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Is the 45 km/h electric bike a real alternative for the car? Belgian politician does the test

Is the 45 km/h electric bike a real alternative for the car? Belgian politician does the test

The Belgian Green politician Björn Rzoska has recently entered quite a remarkable commuting experiment. In the next three months, he will travel from his home to the Flemish Parliament in Brussels on a 45 km/h electric bike. As a result, he will be riding around 100 km a day.

Mr Rzoska is a keen cyclist who spends quite a bit of his free time on a racing bike. He is one of the 15 test subjects who partake in scientific research carried out by the Energy & Automation research group of the Belgian University KU Leuven Campus Gent. The research focusses on the experience of users of so-called speed pedelecs, electric bikes offering pedal assistance up to 45 km/h. They are categorized as mopeds. Consequently, today, in Belgium, so-called speed pedelec users must wear a moped helmet and their vehicle must have a number plate. Nevertheless, the Belgian transport minister is still considering the terms of use for these vehicles. She has been advised to allow for the use of a cycling helmet on 45 km/h electric bikes. Her final decision is expected before the summer.

Is it feasible to commute by so-called speed pedelec, even if you live 50 km away from work? Does this means of transport offer a realistic alternative for the car? What about safety? What about comfort? How do people use these vehicles? Does it have an effect on health? Researcher Bram Rotthier is trying to formulate an answer to these questions in the framework of his PhD Research “Quantification of technical performances, cyclist experience and safety of speed pedelecs for commuter use”.

Since the launch of its Light Electric Vehicle (LEV) Task Force last year, AVERE has developed a close relationship with this research group of KU Leuven Campus Gent, as well as with the Brussels university VUB. AVERE LEV Policy Manager Annick Roetynck is an assessor for Bram Rotthier’s thesis. AVERE believes there is a great need for scientific research in the field of LEVs and for a closer relationship between LEV companies and the academic world. Such research is also needed as a solid foundation for legislation governing LEVs. In that framework, AVERE is working intensively with KU Leuven and VUB on type-approval legislation.

The vehicle which Björn Rzoska is using for the experiment is a Stromer bike. The Swiss company is part of the AVERE LEV-TF and has promised its full support and cooperation to the research carried out by the Energy & Automation research group in Gent. There will be regular reports on Mr Rzoska’s experiences on social media as well as on the website of the Flemish newspaper “Het Laatste Nieuws”.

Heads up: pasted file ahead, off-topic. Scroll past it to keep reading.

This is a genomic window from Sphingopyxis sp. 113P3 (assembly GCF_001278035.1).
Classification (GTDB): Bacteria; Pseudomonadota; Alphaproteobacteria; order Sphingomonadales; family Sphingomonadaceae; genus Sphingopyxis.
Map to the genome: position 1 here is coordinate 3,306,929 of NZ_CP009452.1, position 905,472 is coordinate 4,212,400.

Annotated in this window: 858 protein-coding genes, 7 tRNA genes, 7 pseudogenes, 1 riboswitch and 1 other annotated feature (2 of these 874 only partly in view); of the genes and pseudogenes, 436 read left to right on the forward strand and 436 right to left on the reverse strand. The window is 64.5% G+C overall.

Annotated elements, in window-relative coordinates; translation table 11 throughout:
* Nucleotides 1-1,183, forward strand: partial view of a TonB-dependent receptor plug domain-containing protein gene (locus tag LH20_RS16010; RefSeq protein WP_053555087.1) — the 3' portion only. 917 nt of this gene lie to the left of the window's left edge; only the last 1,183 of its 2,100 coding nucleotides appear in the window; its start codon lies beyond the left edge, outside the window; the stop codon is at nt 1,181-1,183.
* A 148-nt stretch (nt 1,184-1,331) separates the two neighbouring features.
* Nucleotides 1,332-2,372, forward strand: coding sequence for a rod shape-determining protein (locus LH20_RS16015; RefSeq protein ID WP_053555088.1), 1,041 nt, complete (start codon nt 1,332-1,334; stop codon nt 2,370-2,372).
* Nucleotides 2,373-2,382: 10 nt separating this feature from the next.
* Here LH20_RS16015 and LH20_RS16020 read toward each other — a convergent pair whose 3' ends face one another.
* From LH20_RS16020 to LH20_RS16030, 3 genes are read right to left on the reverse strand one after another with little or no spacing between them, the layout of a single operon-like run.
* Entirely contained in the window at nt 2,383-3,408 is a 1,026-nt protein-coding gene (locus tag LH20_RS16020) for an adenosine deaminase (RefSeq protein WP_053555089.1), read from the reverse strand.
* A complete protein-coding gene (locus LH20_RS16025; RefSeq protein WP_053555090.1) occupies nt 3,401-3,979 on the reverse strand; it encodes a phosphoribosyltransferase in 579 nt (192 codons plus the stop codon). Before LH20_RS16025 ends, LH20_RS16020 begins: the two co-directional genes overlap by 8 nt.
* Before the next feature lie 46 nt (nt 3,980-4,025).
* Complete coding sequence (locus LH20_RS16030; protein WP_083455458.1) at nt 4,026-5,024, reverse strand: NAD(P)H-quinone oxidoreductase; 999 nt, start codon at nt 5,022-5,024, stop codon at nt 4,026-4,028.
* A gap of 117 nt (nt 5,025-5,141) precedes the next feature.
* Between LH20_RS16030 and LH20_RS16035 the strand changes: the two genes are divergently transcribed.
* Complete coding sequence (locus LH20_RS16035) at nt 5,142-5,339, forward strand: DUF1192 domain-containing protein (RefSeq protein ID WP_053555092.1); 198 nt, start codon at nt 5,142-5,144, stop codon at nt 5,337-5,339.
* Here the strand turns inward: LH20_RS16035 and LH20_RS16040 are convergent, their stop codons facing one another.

AVERE LEV-TF invites LEV companies that are interested in learning about or contributing to any scientific research on LEVs, as well as on preconditions for their use (helmets, infrastructure, …) to contact LEV policy manager, Annick Roetynck, tel. +32 9 233 60 05, email [email protected].

For specific questions about Bram Rotthier’s research: tel. +32 494 34 66 05, email [email protected].

A short video (in Flemish) on the start of the experiment is here: https://www.youtube.com/watch?v=e7ypQGXpOQc


Annick Roetynck

Annick is the Manager of LEVA-EU, with decades of experience in two-wheeled and light electric mobility.


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  • interesting research..Even though anyone who has tried en e-bike knows the health benefits, others need to know. Also about comfort. My experience in my last job has been more than positive. I did more than 6.000 km last summer on my electric bike. I used my e-bike for all my errands.And in flip flops …

    I also inteviewed a personnal trainer after a 30 km ride. Check his opinion in this article: http://www.kandani.es/blog/ramon-martinez-trainer-speaks-about-electric-bikes-and-training/
    Of course a better reasearch will assure hesitant people about the benefits. Many still think an e-bike goes by itself

    Comfort … well, on Ibiza, in summer, it rains very little. To carry heavy things you need a car, but it can be rented the days needed. Carrying a bag for your computer or documents is easy, and with the help of a box or saddles, no one needs to darry a backpack wich after a few kilometers is very unpleasant.

    The best aspect for me was the psychosomatic. Mens Sanna in Corpore Sano … no more traffic jams, no more bad mood, no more earth polluting, no more being late because unless you get out too late, normally it takes you the same time to go from A to B whether traffic, wind (if not a hurricane)….

    As said, interesting research to prove the benefits.

  • Helmets are what is stopping me from considering an s-pedelec. An s-pedelec is a bicycle and you cannot ride a bicycle with a motorbike helmet on your head. I even believe that it is dangerous to do so. I can ride my pedelec to over 60 km/h without a helmet and yet I would need a motorbike helmet to ride an s-pedelec to 45 km/h, for my safety? Something is wrong here!

    When the lawmakers decide that a bicycle helmet is enough to ride a bicycle, any kind of bicycle, then I will look at s-pedelecs again.


Annick Roetynck

Annick is the Manager of LEVA-EU, with decades of experience in two-wheeled and light electric mobility.


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